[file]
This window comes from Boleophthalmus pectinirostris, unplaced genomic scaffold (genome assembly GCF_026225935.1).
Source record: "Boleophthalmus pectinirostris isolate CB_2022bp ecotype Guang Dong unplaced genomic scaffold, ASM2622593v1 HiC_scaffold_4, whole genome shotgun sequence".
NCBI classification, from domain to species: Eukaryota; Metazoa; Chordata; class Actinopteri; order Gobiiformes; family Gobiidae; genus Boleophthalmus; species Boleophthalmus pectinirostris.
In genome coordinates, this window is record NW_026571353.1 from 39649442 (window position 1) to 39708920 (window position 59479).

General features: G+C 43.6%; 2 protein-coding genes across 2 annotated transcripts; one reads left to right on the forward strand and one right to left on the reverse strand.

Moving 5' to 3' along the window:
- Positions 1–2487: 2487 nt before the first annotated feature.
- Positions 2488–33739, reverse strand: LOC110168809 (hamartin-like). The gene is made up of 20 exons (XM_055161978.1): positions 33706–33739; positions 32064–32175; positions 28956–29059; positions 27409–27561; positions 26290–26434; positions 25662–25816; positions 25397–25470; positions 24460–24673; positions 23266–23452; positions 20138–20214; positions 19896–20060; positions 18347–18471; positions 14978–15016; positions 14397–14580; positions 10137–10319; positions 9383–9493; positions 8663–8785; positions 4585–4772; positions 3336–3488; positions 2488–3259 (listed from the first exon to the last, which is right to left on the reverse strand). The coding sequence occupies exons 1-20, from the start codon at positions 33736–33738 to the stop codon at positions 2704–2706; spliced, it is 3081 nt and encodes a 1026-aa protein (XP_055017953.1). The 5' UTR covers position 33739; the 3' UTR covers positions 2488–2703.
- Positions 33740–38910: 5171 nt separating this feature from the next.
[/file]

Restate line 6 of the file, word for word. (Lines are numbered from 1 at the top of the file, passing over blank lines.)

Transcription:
Moving 5' to 3' along the window: